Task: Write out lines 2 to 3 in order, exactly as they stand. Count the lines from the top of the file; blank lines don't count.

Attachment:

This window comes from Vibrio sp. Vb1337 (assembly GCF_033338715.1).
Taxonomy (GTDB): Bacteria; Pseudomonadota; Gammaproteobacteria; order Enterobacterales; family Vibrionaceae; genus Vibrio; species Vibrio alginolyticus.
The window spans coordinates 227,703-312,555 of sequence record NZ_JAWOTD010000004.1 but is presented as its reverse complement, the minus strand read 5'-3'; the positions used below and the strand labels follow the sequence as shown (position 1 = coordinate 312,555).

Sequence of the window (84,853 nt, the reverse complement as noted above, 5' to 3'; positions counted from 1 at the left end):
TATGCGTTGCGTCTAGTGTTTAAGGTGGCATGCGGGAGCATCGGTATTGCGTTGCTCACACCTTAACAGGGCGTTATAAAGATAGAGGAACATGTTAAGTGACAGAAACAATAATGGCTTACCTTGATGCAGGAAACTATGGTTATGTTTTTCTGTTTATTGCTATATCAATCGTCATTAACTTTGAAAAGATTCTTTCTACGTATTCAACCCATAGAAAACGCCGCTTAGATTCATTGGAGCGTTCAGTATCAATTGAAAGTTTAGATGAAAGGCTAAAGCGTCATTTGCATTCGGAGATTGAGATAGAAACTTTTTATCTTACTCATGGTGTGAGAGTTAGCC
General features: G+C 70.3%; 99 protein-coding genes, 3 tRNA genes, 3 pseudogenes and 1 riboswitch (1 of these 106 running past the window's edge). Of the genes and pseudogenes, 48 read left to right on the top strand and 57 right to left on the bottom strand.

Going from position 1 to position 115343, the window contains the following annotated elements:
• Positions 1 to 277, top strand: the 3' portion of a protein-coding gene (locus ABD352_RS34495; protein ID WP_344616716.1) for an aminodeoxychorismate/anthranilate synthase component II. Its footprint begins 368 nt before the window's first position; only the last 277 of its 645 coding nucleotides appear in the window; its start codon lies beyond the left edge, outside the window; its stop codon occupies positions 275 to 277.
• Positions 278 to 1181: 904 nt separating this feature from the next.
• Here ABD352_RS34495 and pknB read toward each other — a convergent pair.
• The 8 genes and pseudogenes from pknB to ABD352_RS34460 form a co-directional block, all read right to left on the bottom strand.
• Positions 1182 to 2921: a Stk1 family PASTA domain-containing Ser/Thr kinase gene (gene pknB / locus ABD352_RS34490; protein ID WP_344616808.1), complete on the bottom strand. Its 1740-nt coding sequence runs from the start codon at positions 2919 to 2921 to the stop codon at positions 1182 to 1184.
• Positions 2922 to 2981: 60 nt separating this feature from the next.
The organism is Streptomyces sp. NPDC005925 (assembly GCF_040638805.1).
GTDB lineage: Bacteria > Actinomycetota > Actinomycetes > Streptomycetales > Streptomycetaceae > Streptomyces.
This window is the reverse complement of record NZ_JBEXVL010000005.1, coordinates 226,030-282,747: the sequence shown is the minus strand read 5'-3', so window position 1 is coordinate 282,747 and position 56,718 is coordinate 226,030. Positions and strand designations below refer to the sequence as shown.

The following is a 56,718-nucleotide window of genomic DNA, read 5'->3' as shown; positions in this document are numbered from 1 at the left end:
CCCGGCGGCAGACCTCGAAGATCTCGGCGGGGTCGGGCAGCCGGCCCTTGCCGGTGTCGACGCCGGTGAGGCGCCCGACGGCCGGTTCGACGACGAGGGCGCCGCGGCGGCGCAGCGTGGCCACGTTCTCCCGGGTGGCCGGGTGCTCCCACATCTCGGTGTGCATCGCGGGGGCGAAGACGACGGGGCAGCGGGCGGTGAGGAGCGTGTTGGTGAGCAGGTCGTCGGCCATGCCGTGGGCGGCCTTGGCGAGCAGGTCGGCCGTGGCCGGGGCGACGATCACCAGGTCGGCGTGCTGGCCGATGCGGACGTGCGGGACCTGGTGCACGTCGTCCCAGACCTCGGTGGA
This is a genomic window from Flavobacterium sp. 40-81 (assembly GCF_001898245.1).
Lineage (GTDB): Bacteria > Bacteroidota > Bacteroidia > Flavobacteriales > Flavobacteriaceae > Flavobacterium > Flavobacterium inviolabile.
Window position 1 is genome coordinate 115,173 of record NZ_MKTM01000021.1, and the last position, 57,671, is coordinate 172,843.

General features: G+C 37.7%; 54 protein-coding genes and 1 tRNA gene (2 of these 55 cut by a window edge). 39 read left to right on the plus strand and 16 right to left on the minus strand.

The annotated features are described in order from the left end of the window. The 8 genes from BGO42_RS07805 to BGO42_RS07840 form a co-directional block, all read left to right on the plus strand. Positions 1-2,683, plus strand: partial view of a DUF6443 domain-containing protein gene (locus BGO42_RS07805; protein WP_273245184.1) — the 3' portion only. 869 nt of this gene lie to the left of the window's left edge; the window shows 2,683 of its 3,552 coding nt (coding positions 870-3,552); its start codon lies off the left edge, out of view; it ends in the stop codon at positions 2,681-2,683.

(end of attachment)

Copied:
Taxonomy (GTDB): Bacteria; Pseudomonadota; Gammaproteobacteria; order Enterobacterales; family Vibrionaceae; genus Vibrio; species Vibrio alginolyticus.
The window spans coordinates 227,703-312,555 of sequence record NZ_JAWOTD010000004.1 but is presented as its reverse complement, the minus strand read 5'-3'; the positions used below and the strand labels follow the sequence as shown (position 1 = coordinate 312,555).